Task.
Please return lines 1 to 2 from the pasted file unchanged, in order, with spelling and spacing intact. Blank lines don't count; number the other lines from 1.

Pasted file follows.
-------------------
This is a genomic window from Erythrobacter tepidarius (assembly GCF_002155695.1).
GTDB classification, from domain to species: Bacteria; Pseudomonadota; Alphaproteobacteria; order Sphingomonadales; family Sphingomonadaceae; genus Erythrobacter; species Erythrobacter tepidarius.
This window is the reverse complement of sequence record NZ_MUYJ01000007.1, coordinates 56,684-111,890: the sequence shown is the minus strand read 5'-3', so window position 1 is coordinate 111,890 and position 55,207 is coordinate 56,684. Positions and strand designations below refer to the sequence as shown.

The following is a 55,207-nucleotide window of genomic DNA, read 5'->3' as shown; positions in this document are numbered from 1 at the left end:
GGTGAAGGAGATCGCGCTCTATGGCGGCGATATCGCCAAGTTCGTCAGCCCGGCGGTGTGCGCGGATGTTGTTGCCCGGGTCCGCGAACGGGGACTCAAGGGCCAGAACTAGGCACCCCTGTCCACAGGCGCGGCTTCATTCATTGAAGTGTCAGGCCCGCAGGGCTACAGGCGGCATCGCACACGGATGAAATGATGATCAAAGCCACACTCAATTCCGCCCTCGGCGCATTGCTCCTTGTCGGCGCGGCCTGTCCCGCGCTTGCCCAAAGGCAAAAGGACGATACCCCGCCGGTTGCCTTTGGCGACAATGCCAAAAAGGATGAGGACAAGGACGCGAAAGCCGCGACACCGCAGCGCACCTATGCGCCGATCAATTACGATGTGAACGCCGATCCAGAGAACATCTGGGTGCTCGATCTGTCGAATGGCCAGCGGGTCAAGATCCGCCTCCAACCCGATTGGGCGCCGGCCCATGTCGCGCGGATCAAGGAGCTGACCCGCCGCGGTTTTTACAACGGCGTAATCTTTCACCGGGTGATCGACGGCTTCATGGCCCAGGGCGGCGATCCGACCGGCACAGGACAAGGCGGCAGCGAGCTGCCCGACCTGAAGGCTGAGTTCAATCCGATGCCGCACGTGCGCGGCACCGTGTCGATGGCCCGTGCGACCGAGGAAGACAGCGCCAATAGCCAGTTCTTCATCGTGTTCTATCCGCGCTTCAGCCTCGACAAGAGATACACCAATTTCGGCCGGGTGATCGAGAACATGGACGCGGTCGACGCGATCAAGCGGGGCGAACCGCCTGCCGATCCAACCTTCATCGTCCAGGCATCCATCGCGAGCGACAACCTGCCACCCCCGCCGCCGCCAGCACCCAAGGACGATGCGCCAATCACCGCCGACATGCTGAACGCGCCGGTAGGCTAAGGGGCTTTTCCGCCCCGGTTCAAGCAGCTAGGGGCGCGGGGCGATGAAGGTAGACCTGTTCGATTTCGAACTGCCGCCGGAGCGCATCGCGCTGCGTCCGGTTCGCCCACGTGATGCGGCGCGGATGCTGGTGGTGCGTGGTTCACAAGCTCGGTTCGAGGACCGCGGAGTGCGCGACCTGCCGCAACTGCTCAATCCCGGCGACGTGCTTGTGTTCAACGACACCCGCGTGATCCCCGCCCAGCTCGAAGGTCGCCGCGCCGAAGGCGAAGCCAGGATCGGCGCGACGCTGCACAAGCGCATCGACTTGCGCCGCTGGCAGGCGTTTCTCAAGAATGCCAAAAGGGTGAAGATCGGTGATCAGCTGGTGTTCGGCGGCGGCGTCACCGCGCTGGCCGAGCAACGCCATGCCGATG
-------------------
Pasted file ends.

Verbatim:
This is a genomic window from Erythrobacter tepidarius (assembly GCF_002155695.1).
GTDB classification, from domain to species: Bacteria; Pseudomonadota; Alphaproteobacteria; order Sphingomonadales; family Sphingomonadaceae; genus Erythrobacter; species Erythrobacter tepidarius.